‘Captain Marvel’ is a fun origin movie filled with ’90s nostalgia, but it has flaws

Brie Larson in

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Brie Larson in “Captain Marvel.”
source
Disney

  • “Captain Marvel” is the latest Marvel Cinematic Universe movie from Disney.
  • Though the movie has a couple of dull spots, for the most part it’s fun.
  • A big standout is the unique way writer-directors Anna Boden and Ryan Fleck give the backstory of the Carol Danvers character.

“Captain Marvel” (in theaters Friday) is a lot of things: a buddy movie, a ’90s nostalgic coming-of-age tale, a superhero origin story. This mix can be jarring at times, but the movie hits its stride when it sets its own path and tells a story that doesn’t follow the blueprint of most Marvel Cinematic Universe stories.

This makes sense because Carol Danvers (played by Oscar winner Brie Larson) is a different kind of superhero.

Unlike many origin stories, “Captain Marvel” starts off with its main character all grown up. “Vers” is an elite member of the Kree Starforce warriors, who are in constant war with the shape-shifting Skrull aliens.

Often she is haunted by dreams of a past back on Earth she has no real recollection of. While being trained by her commander Yon-Rogg (Jude Law) in harnessing the special powers she has, she must also visit the Supreme Intelligence (Annette Bening) to better understand who she is and what her purpose is.

Her first mission with Starforce doesn’t go well, as she’s captured by the Skrull. While she’s a prisoner, the Skrull probe her mind, specifically searching for something from her mysterious past on Earth where she was named Carol. This leads Vers to set off to Earth (where present day in the movie is 1995) to track down the Skrull who have gone there to retrieve whatever they found from her past.

And here’s the first thing that’s unique about this Marvel movie. Within all this exposition at the beginning of the movie, co-writers-directors Anna Boden and Ryan Fleck (“Half Nelson”) are also giving the audience a backstory, as we see flashes of Carol’s youth – racing go-karts against boys and even training for the Air Force (in all these instances, men are putting her down for trying to do things only guys typically do).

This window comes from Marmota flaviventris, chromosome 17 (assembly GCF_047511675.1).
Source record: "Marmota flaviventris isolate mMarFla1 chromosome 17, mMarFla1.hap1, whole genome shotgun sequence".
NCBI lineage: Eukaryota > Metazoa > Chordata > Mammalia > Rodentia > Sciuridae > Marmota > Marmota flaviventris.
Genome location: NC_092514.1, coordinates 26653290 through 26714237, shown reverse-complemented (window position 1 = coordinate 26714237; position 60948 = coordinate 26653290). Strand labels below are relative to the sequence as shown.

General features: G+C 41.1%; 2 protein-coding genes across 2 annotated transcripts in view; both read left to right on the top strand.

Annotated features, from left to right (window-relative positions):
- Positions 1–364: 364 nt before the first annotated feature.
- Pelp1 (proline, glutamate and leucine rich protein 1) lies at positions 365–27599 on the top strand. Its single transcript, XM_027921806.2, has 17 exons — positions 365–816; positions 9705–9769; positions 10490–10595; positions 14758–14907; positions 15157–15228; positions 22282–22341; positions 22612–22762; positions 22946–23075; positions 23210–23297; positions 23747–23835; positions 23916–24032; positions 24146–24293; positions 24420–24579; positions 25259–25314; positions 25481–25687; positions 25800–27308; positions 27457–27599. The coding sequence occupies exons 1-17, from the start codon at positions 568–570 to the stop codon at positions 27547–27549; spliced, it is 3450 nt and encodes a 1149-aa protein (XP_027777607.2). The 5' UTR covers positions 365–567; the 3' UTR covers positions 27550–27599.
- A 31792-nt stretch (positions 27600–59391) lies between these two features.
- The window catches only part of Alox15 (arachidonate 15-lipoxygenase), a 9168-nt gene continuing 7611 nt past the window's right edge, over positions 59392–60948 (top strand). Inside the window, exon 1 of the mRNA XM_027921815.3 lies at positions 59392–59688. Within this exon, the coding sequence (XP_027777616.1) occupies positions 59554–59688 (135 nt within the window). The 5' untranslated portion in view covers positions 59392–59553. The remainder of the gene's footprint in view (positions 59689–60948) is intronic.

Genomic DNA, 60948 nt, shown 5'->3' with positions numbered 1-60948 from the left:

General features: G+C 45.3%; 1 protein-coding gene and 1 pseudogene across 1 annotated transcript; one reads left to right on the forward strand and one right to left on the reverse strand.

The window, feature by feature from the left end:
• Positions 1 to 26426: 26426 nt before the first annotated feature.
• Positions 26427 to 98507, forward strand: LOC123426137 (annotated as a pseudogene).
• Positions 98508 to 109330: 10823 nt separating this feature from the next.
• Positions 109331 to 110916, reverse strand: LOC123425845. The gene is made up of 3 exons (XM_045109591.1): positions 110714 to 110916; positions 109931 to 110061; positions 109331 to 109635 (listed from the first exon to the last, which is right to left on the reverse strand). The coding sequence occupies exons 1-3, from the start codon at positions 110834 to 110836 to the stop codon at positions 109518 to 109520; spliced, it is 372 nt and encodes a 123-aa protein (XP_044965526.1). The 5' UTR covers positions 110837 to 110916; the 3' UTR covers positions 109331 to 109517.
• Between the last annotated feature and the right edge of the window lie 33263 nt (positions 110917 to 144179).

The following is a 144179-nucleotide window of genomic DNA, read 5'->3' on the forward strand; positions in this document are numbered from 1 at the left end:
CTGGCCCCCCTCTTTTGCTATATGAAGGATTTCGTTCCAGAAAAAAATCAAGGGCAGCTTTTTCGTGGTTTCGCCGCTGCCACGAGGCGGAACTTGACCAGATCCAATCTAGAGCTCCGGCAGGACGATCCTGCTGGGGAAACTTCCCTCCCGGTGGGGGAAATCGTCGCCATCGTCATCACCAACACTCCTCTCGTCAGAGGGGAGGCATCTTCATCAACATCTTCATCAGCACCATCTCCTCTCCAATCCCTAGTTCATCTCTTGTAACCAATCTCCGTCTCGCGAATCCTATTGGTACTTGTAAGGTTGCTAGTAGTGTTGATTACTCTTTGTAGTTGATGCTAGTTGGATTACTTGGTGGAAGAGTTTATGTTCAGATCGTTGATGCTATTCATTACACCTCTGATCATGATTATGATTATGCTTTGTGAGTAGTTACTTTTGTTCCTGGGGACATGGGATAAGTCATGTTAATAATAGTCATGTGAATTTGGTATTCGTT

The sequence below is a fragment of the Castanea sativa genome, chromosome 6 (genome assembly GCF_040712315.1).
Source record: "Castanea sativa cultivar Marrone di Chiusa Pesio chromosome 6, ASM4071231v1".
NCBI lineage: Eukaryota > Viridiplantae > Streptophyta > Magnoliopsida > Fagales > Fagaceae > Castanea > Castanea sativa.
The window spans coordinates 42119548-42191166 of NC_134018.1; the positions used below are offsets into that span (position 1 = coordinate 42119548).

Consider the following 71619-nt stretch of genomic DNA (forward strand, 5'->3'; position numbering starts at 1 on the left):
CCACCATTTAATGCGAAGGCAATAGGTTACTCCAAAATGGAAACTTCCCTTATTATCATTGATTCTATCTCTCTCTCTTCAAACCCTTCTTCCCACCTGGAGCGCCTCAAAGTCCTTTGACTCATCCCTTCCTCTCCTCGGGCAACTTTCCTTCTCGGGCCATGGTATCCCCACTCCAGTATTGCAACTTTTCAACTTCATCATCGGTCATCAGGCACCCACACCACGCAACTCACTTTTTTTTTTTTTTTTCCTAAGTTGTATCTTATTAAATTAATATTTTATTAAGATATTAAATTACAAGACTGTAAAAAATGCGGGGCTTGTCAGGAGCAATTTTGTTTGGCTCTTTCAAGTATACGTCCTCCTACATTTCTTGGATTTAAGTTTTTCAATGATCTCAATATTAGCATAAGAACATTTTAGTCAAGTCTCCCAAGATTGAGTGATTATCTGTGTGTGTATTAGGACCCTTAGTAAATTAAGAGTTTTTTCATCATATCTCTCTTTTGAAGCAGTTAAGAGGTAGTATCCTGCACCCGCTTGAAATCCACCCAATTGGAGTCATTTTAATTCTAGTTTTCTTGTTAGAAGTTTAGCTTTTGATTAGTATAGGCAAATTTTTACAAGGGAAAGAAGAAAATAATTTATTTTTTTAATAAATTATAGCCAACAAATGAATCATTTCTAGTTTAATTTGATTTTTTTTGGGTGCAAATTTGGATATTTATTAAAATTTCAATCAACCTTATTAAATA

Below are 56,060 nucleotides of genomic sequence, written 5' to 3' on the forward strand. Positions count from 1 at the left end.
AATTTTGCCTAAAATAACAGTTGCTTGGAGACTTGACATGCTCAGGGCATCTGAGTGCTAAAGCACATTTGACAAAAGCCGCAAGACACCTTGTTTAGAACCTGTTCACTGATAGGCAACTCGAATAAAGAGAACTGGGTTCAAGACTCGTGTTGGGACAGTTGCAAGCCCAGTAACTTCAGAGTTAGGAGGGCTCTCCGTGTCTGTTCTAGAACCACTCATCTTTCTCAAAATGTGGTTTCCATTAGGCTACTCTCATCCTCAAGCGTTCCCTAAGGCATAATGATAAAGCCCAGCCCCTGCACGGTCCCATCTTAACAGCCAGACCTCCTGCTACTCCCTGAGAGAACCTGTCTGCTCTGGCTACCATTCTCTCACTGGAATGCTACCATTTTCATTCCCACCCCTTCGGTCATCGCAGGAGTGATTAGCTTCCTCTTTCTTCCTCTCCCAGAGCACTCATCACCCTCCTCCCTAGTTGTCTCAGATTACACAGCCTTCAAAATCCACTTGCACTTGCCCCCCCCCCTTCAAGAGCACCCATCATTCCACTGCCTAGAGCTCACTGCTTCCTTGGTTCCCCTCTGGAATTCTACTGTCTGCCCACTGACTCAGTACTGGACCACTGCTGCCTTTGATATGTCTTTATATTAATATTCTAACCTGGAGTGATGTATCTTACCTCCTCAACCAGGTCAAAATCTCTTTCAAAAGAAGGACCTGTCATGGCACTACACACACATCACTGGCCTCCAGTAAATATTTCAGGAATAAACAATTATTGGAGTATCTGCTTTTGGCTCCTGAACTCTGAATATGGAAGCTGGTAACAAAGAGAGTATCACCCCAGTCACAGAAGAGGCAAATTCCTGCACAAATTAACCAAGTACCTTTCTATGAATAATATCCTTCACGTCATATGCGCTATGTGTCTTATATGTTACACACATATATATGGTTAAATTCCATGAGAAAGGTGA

Brie Larson and Samuel L. Jackson.

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Brie Larson and Samuel L. Jackson.
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Disney

This method of giving a backstory is fun to watch because Boden and Fleck could have easily mailed in this part of the movie. Instead, it’s clear they wanted to do something different.

On Earth, we get the buddy movie vibe going as Vers befriends S.H.I.E.L.D. agent Nick Fury (Samuel L. Jackson) while we’re hit with a lot of ’90s nostalgia, from Vers crashing into a Blockbuster Video when coming to Earth, to the needle drops of hit songs from the era, including everything from TLC’s “Waterfalls” to Nirvana’s “Come As You Are.”

A lot of the middle of the movie is Larson and Jackson having a fun back-and-forth as Vers tries to figure out what the Skrulls want (leading her to remember when she was Carol) and Fury starts to realize this is the start of the wild superhero adventures in store for him.

It’s when Vers meets Maria (Lashana Lynch), Carol’s old Air Force friend, that the movie kicks into high gear. Vers’ understanding of who she really was on Earth gives her the awakening needed for her to use her powers better and stronger than she ever had before.

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The movie is steeped in the MCU mythology, as Ronan the Accuser shows up as well as an Infinity Stone. And there are a few gags about Fury hurting an eye (in the future, a patch will become his trademark look).

But there are times when the movie hits bumps and doesn’t flow smoothly. A flashback scene that gives us better understanding of Carol is sometimes followed with a dialogue-heavy sequence that kills the momentum.

Larson in the lead is a powerhouse. Her acting is always at a high level, and she gives the character a fun playfulness. But she also does great in the action sequences.

This one isn’t a home run for the MCU, compared to the recent releases since “Black Panther,” but if you hold out long enough, you’ll see that “Captain Marvel” is a strong movie.